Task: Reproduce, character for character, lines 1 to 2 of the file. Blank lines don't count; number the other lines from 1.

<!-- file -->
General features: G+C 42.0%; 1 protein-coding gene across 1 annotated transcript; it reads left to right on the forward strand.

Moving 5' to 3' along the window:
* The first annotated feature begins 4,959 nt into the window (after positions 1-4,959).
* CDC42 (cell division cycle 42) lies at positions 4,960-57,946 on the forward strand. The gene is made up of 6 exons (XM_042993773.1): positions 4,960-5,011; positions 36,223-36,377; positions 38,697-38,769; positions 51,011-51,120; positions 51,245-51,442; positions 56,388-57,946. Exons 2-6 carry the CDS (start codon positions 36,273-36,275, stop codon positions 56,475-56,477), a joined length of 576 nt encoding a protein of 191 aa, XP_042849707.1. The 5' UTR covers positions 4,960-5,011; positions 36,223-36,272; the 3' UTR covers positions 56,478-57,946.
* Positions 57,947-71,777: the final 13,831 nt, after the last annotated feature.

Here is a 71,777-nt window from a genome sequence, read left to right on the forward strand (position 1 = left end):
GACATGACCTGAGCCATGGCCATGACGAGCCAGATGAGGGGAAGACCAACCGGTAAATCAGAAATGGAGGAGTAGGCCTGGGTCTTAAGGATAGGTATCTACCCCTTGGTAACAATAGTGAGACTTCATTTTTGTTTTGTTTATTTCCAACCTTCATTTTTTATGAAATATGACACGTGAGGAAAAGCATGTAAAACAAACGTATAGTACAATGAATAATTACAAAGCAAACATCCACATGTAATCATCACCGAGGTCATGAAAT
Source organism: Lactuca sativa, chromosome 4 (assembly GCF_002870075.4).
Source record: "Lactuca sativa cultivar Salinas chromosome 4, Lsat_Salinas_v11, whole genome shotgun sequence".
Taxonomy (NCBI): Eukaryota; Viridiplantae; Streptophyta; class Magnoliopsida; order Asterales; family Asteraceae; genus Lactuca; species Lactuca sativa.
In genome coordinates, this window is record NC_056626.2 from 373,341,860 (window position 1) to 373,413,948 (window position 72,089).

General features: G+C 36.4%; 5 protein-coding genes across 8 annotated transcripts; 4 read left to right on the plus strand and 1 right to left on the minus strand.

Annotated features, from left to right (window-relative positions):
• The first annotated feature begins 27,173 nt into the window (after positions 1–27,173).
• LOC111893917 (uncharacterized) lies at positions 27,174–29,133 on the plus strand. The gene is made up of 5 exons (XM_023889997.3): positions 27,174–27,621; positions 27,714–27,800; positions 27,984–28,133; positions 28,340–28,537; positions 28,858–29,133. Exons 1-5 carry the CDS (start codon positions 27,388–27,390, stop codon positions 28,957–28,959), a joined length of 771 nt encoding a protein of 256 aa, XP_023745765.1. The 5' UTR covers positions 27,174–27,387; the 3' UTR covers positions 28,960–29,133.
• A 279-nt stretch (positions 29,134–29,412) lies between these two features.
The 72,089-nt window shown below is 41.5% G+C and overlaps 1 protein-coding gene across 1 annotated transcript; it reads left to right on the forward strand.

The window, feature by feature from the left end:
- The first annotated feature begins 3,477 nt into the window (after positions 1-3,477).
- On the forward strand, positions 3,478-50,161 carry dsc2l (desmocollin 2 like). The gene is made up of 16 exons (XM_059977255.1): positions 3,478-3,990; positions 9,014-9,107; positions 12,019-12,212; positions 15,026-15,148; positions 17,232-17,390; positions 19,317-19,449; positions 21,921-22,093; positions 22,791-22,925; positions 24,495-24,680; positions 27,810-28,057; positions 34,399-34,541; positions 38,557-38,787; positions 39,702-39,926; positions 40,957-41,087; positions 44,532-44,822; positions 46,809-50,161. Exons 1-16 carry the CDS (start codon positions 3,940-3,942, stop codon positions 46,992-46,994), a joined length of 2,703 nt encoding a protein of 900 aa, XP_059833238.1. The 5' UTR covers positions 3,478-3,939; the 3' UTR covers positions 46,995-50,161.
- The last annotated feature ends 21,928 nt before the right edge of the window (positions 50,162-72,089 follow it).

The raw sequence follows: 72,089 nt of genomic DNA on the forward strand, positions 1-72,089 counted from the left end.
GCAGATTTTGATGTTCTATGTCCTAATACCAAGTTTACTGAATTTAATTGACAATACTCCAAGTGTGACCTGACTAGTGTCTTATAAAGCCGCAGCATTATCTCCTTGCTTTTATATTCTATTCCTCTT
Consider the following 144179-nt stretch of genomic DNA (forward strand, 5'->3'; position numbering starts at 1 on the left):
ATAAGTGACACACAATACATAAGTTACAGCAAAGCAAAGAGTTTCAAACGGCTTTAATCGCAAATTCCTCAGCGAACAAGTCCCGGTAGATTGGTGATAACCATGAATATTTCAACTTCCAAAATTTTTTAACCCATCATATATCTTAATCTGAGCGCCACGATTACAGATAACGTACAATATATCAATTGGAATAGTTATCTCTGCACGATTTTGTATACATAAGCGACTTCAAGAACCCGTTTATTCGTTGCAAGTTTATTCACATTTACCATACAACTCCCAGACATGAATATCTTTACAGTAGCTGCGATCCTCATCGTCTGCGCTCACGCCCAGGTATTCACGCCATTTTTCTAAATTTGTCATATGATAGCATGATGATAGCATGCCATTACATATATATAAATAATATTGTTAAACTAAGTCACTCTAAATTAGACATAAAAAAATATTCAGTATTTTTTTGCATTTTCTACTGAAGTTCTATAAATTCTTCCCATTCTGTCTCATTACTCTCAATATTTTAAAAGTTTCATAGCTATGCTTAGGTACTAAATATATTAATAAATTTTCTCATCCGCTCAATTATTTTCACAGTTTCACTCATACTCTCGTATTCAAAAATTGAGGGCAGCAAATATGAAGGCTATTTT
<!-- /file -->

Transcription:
General features: G+C 42.0%; 1 protein-coding gene across 1 annotated transcript; it reads left to right on the forward strand.

Moving 5' to 3' along the window: